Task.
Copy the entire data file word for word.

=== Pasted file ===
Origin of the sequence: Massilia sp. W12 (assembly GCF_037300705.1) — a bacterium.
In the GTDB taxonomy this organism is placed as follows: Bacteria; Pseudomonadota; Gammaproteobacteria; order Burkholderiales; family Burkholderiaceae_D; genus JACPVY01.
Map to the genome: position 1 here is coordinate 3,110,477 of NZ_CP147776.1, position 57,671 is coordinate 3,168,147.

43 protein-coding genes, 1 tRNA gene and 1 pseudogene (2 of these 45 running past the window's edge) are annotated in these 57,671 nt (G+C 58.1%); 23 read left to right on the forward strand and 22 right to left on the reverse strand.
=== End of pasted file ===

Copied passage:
Origin of the sequence: Massilia sp. W12 (assembly GCF_037300705.1) — a bacterium.
In the GTDB taxonomy this organism is placed as follows: Bacteria; Pseudomonadota; Gammaproteobacteria; order Burkholderiales; family Burkholderiaceae_D; genus JACPVY01.
Map to the genome: position 1 here is coordinate 3,110,477 of NZ_CP147776.1, position 57,671 is coordinate 3,168,147.

43 protein-coding genes, 1 tRNA gene and 1 pseudogene (2 of these 45 running past the window's edge) are annotated in these 57,671 nt (G+C 58.1%); 23 read left to right on the forward strand and 22 right to left on the reverse strand.